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Lack of public support forces St Louis to cancel airport PPP

But interest from the private sector was strong with 18 firms expressing interest in operating Lambert airport under a PPP agreement that would have generated $2bn in net proceeds for the city.

Opposition from residents, business leaders and elected officials to the City of St Louis’ plans to privatise Lambert International Airport has led to its cancellation.

In a letter to a working group exploring the plan, St Louis Mayor Lyda Krewson said stakeholders had raised “concerns and apprehension” about leasing away Lambert and “the possibility that a private entity might operate our airport”.

Krewson’s decision to end the nearly two-year process came shortly before the working group was expected to vote on whether to issue a request for proposals. The mayor had been in favour of the effort, and its projected $2 billion in net proceeds and $600 million of cancelled debt, but acknowledged airport public-private partnerships are not common in the US, and “being ‘first’ at anything brings inherent risk and scepticism”.

Still, Krewson said, Lambert has $900 million of projected capital needs over the next 10 to 15 years.

A spokesman for Krewson’s office did not respond to a request for comment.

Darlene Green, who, as comptroller for City of St Louis, Missouri, was part of the Airport Advisory Working Group, said she supported Krewson’s decision to stop the PPP process and had opposed airport privatisation “from the very beginning”.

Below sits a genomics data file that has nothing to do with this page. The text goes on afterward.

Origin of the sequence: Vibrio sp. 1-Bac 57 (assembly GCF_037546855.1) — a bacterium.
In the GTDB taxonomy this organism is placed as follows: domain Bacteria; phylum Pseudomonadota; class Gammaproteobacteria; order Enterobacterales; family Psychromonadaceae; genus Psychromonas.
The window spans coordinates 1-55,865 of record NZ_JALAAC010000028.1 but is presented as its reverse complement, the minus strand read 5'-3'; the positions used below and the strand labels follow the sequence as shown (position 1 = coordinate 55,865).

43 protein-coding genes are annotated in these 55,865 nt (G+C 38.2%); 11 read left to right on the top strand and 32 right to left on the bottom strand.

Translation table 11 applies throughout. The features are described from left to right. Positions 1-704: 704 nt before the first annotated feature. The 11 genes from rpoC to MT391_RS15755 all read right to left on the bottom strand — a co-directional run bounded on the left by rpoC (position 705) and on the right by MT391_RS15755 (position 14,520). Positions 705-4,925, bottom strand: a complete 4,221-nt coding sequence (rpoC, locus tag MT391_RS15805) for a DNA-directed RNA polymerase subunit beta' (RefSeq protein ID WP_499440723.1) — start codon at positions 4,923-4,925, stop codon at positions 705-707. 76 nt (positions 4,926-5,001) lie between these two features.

At least 18 companies had submitted requests for qualifications, including private equity firms Global Infrastructure Partners and AMP Capital, Vantage Airport Group and the Canadian pension fund Ontario Municipal Employees Retirement System.

Krewson’s predecessor, former St Louis Mayor Francis Slay, began exploring leasing Lambert in April 2017 when he applied to participate in the Federal Aviation Administration’s Airport Investment Partnership Programme, aimed at exploring airport privatisation “as a means of generating access to various sources of private capital for airport improvement and development”, according to the FAA.

A Fitch Ratings report released on Thursday said that abandoning the effort to lease Lambert to the private sector “evidences the difficulty” of airport privatisation in the US. The report said “reaching consensus with key stakeholders and determining the value for both the city and for equity investors under a long-term lease are central challenges in these transactions”.

According to Fitch, Lambert airport is a “self-supporting” enterprise funded entirely by user fees and federal grants and not supported by taxpayers.

While full privatisation of airports is not common in the US, PPPs have been used more recently for redevelopment and upgrades. Examples include the LaGuardia and JFK redevelopment projects in New York; and the Automated People Mover, a light rail-type system at Los Angeles International Airport.

Denver International Airport was also due to get a new terminal under a PPP agreement, but the city and county of Denver pulled the plug on that project after having awarded the contract to a private consortium due to construction delays and related disputes.